Although the interim solution of MPIA has been found to bring the dispute settlement of WTO back on the rails, many developing countries including India are reluctant to sign it. India is a rule-based trading system that is apprehensive of MPIA’s uncertainty regarding awards and its multilateral nature. Other developing countries also raised concerns as they think their interests will be sacrificed in pursuit of interests of developed nations. As normal arbitration awards filed under Article 25 can be subjected to surveillance by Dispute Resolution Body, however, it is not clear for MPIA that recourse would DSB adopt to give effect to MPIA’s award. Developing countries have constantly been disadvantaged in bilateral negotiations. These apprehensions are embedded in power imbalance in world politics. In the presence of MPIA, the participatory nations can become complacent to resolve the impasse present in the Appellate Body.

Moreover, the WTO Dispute Settlement Body had provisions for “special and differential treatment” for developing and developed countries. These include, for instance, “special attention” to particular problems and interests of developing countries,[iv] according sufficient time to prepare and present its defence,[v] and provision for accelerated DSS procedure on their request.[vi] If India signs MPIA, it will not be able to enjoy these rights, and hence get affected by power imbalance between developed and developing countries. Developed countries account for only for 25 per cent of the WTO membership, therefore, the rest 75 per cent will get affected by the adoption of the MPIA because of absence of “special and differential treatment.”

MPIA is a rule-based arrangement. The WTO Appellate Body Working Procedures and the DSU Code of Conduct provide the complex ruled governing it. MPIA can provide an array of options to the parties, it leaves room for innovations to test various reform proposals and channel the best way possible to resolve disputes that the member states can adopt even after the WTO Appellate Body is functional again. Moreover, if India opts for MPIA, the likelihood of unilateral sanctions will be minimized and the likelihood of compliance by other member parties to the MPIA will be increased.[vii] Third- party adjudication can be proved to more efficient because of its flexibility and equity in power sharing and decision-making. Nevertheless, the frequency in which the member states choose to resort to this mechanism will determine its efficacy.

Other choices available to India include signing a Comprehensive Economic Partnership Agreement (CEPA) with EU, Japan and Taiwan. CEPA can provide permanent safeguard for businesses of both countries. However, doing that could put India in a difficult position because before signing CEPA, India would have to abide by the WTO’s rulings and hence, make several changes in its duty structure. It may have severe consequences on domestic manufacturing initiatives.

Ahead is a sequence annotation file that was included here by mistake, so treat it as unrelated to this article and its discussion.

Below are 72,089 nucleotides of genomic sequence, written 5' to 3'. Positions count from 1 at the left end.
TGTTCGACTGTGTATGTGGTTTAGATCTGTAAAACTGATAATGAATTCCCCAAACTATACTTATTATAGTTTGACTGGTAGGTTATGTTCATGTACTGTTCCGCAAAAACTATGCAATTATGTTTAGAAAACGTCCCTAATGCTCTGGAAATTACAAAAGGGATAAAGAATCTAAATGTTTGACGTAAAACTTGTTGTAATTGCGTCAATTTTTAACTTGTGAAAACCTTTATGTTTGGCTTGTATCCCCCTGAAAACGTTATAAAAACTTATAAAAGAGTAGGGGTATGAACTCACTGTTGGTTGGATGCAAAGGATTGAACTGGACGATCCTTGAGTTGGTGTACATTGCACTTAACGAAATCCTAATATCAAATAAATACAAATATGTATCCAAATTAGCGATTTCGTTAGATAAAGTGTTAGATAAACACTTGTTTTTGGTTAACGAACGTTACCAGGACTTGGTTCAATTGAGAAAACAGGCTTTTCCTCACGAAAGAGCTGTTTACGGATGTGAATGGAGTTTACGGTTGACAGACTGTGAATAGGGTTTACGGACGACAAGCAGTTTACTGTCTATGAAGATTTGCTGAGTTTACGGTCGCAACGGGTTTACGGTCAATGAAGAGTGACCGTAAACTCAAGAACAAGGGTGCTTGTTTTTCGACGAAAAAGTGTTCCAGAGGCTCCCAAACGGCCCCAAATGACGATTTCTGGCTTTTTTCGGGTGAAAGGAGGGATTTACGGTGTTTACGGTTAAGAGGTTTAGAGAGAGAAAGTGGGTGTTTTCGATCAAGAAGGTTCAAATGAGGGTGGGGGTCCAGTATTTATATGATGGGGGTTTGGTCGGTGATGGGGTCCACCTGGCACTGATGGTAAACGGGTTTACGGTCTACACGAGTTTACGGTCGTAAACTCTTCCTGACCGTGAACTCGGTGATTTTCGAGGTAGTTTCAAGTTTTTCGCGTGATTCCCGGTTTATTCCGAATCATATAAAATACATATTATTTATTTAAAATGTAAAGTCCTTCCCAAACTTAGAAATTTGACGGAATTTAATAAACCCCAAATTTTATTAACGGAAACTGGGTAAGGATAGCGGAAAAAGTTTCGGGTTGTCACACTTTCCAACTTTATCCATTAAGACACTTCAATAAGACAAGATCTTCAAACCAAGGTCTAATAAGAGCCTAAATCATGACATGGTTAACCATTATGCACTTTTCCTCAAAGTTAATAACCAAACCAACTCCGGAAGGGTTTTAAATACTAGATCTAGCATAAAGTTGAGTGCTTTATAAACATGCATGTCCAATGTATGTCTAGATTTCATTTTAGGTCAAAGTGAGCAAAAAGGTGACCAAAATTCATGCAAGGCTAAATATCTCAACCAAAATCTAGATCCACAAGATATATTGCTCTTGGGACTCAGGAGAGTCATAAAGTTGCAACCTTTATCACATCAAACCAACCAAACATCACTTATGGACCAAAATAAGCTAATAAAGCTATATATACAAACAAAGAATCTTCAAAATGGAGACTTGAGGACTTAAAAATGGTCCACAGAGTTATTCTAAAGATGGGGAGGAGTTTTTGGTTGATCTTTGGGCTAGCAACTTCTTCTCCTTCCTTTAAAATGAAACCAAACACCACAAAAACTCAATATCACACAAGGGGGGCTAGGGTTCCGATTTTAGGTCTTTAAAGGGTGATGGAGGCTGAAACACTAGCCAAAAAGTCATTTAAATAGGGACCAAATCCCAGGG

CONCLUSION AND WAY FORWARD

As noted by the Chair of the Appellate Body, Ujal Singh Bhatia “if good solutions are to be found, the right questions must be asked. Members should carefully think about what kind of system they want, what its role and reach should be, and what core principles should govern its operation.”[viii] There are still a lot of discrepancies regarding the efficiency of MPIA, but the question arises, does India have a choice in these tumultuous times? The choices available to India are nebulous and multidimensional. However, these challenges are not insurmountable India must find ways to resort to other ways through the labyrinthine set of laws and policies that complicate the notion of resolution of trade disputes. Engagement in bilateral talks and negotiating a free trade agreement to resolve the matter. India will have to compromise with its policies of protectionism. These ways are politically and economically crucial for both sides.[ix] These steps will encourage the creation of global value chains in which production is split across India and Europe to exploit each nation’s comparative advantage, driving down costs while raising standards.[x] Currently, India is not a major place in value chains of Europe.

Since MPIA allows for ad-hoc arbitration, if EU and India consent to MPIA, the panel findings of the WTO regarding the tariffs on ICT products can be reviewed. Resorting to MPIA is no easy tightrope to walk but in such challenging times, it the “last best hope” for India before the Appellate body re-emerges from the storm. It also depends on the readiness and goodwill of the parties and the kind of bargaining strategies that they may use.

As the famous adage suggests, “future belongs to those who prepare for it today.” New strategies, born out of open dialogue and responsible leadership, can reinvigorate the legislative bases dealing with the issues of trade dispute resolution.

[i] Appellate Body Reports, US/Canada – Continued Suspension, para. 340. [ii] The list of MPIA arbitrators was communicated to WTO Members in JOB/DSB/1/Add.12/Suppl.5, 3 August 2020. See also https://wtoplurilaterals.info/plural_initiative/the-mpia/. (Accessed on July 1, 2023) [iii] Award of the Arbitrators, Turkey – Pharmaceutical Products (EU), paras. 2.2-2.3. [iv] Article 4.10, Dispute Settlement Understanding. [v] Article 12.10, Dispute Settlement Understanding. [vi] Decision of 5 April 1966 on procedures under Article XXIII, BISD 14S/18, World Trade Organization, https://www.wto.org/english/ tratop_e/dispu_e/disp_settlement_cbt_e/a2s1p1_e.htm. [vii] Raj, Vishakha and M. P., Ram Mohan, Appellate Body Crisis at the World Trade Organization: View from India, Journal of World Trade 55, no. 5 (2021). [viii] “Launch Of the WTO Appellate Body’s Annual Report For 2018: Address By Ambassador Ujal Singh Bhatia (2018 Chair Of The Appellate Body)”, World Trade Organization, (May 28, 2019). [ix] Sangeeta Khorana and Maria Garcia, “Procurement Liberalisation Diffusion in EU Agreements: Signalling Stewardship?”, Journal of World Trade, Volume 48, Issue 3, 2014, pp. 481–500, available at https://www.kluwerlawonline.com/abstract.php?area=Journals&id=TRAD2014016. [x] Sophie Powell, “The EU–FTA: initial observations from a development perspective”, Traidcraft, September 2008, pp. 1–21, available at http://www.indianet.nl/pdf/EU-IndiaFTAInitialObservations.pdf.